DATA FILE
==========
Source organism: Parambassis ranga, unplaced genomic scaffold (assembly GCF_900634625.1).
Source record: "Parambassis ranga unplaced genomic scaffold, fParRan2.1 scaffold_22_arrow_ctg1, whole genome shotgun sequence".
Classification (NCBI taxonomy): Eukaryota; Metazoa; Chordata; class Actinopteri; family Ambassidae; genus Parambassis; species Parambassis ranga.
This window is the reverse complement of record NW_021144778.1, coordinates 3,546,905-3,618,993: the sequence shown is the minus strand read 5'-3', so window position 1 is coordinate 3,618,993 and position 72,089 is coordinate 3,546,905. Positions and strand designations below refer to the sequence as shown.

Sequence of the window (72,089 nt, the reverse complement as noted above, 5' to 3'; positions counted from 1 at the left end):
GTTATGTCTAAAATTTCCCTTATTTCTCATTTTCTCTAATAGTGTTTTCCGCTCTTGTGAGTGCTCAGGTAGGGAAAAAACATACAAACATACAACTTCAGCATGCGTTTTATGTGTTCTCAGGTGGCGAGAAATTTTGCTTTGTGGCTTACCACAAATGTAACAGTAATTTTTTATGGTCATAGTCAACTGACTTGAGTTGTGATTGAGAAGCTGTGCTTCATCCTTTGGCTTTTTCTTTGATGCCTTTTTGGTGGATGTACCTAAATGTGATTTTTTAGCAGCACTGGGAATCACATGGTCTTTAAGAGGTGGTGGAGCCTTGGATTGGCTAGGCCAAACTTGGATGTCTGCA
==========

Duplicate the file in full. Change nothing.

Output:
Source organism: Parambassis ranga, unplaced genomic scaffold (assembly GCF_900634625.1).
Source record: "Parambassis ranga unplaced genomic scaffold, fParRan2.1 scaffold_22_arrow_ctg1, whole genome shotgun sequence".
Classification (NCBI taxonomy): Eukaryota; Metazoa; Chordata; class Actinopteri; family Ambassidae; genus Parambassis; species Parambassis ranga.
This window is the reverse complement of record NW_021144778.1, coordinates 3,546,905-3,618,993: the sequence shown is the minus strand read 5'-3', so window position 1 is coordinate 3,618,993 and position 72,089 is coordinate 3,546,905. Positions and strand designations below refer to the sequence as shown.

Sequence of the window (72,089 nt, the reverse complement as noted above, 5' to 3'; positions counted from 1 at the left end):
GTTATGTCTAAAATTTCCCTTATTTCTCATTTTCTCTAATAGTGTTTTCCGCTCTTGTGAGTGCTCAGGTAGGGAAAAAACATACAAACATACAACTTCAGCATGCGTTTTATGTGTTCTCAGGTGGCGAGAAATTTTGCTTTGTGGCTTACCACAAATGTAACAGTAATTTTTTATGGTCATAGTCAACTGACTTGAGTTGTGATTGAGAAGCTGTGCTTCATCCTTTGGCTTTTTCTTTGATGCCTTTTTGGTGGATGTACCTAAATGTGATTTTTTAGCAGCACTGGGAATCACATGGTCTTTAAGAGGTGGTGGAGCCTTGGATTGGCTAGGCCAAACTTGGATGTCTGCA